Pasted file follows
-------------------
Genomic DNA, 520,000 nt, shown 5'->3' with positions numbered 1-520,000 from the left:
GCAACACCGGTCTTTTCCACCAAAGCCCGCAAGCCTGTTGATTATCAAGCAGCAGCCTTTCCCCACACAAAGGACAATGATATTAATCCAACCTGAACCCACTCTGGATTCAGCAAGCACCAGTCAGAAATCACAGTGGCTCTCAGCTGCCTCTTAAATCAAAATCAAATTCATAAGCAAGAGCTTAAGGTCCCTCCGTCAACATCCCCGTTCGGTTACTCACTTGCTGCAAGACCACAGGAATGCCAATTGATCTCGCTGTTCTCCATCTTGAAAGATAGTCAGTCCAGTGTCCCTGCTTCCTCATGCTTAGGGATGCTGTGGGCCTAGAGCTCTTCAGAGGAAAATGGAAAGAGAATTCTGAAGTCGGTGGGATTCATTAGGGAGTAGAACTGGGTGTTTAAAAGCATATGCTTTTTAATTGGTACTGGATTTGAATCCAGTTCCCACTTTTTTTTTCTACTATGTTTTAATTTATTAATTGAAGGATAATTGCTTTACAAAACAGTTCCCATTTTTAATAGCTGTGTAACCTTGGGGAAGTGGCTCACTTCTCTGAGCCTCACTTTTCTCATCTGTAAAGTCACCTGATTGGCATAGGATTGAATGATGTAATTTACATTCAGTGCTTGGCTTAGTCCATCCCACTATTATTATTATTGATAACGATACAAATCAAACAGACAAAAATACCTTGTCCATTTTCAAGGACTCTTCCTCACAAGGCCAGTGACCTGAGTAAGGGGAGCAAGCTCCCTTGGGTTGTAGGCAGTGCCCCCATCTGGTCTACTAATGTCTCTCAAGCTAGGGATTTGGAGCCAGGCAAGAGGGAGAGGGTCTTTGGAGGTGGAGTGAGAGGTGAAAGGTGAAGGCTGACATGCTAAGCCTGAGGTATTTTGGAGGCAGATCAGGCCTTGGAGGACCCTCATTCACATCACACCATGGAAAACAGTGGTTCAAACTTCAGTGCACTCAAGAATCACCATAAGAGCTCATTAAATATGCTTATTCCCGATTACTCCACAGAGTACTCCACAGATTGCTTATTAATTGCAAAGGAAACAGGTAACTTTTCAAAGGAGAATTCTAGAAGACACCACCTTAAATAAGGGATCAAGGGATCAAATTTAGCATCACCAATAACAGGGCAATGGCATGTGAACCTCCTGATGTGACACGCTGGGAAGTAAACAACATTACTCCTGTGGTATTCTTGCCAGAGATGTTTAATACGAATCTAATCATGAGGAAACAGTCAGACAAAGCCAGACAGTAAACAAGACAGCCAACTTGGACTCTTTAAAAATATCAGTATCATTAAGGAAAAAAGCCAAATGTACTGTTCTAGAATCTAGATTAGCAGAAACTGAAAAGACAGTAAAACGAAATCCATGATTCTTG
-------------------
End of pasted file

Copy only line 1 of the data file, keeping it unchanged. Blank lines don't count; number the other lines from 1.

Genomic DNA, 520,000 nt, shown 5'->3' with positions numbered 1-520,000 from the left: